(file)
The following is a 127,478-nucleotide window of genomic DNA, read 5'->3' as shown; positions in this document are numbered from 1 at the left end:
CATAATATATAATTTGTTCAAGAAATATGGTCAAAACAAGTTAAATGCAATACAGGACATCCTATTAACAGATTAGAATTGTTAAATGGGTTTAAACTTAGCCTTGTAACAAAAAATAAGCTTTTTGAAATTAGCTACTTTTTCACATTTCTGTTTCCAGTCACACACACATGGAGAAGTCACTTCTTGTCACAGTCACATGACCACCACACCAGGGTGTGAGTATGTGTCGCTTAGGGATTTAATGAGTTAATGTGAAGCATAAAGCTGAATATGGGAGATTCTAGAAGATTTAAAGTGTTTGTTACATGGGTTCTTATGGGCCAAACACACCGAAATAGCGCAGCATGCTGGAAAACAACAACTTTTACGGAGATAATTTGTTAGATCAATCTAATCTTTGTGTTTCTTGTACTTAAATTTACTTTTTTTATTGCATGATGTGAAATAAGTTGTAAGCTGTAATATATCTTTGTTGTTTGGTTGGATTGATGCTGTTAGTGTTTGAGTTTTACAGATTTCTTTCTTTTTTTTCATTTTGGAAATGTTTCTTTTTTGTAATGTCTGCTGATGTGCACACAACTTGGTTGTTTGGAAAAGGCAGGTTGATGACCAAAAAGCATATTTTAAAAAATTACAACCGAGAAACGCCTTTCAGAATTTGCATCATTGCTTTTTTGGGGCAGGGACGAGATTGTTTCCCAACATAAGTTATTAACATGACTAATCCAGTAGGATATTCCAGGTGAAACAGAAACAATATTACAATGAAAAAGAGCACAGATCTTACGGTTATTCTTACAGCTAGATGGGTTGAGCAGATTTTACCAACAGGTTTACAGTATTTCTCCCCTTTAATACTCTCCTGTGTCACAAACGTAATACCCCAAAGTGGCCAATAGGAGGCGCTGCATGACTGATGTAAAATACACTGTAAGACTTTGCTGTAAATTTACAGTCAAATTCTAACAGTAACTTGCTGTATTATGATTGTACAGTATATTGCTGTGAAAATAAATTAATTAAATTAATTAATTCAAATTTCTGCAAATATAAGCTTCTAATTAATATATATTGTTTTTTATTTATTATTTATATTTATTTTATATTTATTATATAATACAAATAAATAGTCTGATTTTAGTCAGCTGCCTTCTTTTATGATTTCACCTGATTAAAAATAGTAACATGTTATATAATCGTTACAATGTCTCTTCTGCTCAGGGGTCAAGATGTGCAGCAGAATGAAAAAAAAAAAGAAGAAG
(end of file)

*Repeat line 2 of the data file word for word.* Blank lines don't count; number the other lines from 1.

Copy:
CATAATATATAATTTGTTCAAGAAATATGGTCAAAACAAGTTAAATGCAATACAGGACATCCTATTAACAGATTAGAATTGTTAAATGGGTTTAAACTTAGCCTTGTAACAAAAAATAAGCTTTTTGAAATTAGCTACTTTTTCACATTTCTGTTTCCAGTCACACACACATGGAGAAGTCACTTCTTGTCACAGTCACATGACCACCACACCAGGGTGTGAGTATGTGTCGCTTAGGGATTTAATGAGTTAATGTGAAGCATAAAGCTGAATATGGGAGATTCTAGAAGATTTAAAGTGTTTGTTACATGGGTTCTTATGGGCCAAACACACCGAAATAGCGCAGCATGCTGGAAAACAACAACTTTTACGGAGATAATTTGTTAGATCAATCTAATCTTTGTGTTTCTTGTACTTAAATTTACTTTTTTTATTGCATGATGTGAAATAAGTTGTAAGCTGTAATATATCTTTGTTGTTTGGTTGGATTGATGCTGTTAGTGTTTGAGTTTTACAGATTTCTTTCTTTTTTTTCATTTTGGAAATGTTTCTTTTTTGTAATGTCTGCTGATGTGCACACAACTTGGTTGTTTGGAAAAGGCAGGTTGATGACCAAAAAGCATATTTTAAAAAATTACAACCGAGAAACGCCTTTCAGAATTTGCATCATTGCTTTTTTGGGGCAGGGACGAGATTGTTTCCCAACATAAGTTATTAACATGACTAATCCAGTAGGATATTCCAGGTGAAACAGAAACAATATTACAATGAAAAAGAGCACAGATCTTACGGTTATTCTTACAGCTAGATGGGTTGAGCAGATTTTACCAACAGGTTTACAGTATTTCTCCCCTTTAATACTCTCCTGTGTCACAAACGTAATACCCCAAAGTGGCCAATAGGAGGCGCTGCATGACTGATGTAAAATACACTGTAAGACTTTGCTGTAAATTTACAGTCAAATTCTAACAGTAACTTGCTGTATTATGATTGTACAGTATATTGCTGTGAAAATAAATTAATTAAATTAATTAATTCAAATTTCTGCAAATATAAGCTTCTAATTAATATATATTGTTTTTTATTTATTATTTATATTTATTTTATATTTATTATATAATACAAATAAATAGTCTGATTTTAGTCAGCTGCCTTCTTTTATGATTTCACCTGATTAAAAATAGTAACATGTTATATAATCGTTACAATGTCTCTTCTGCTCAGGGGTCAAGATGTGCAGCAGAATGAAAAAAAAAAAGAAGAAG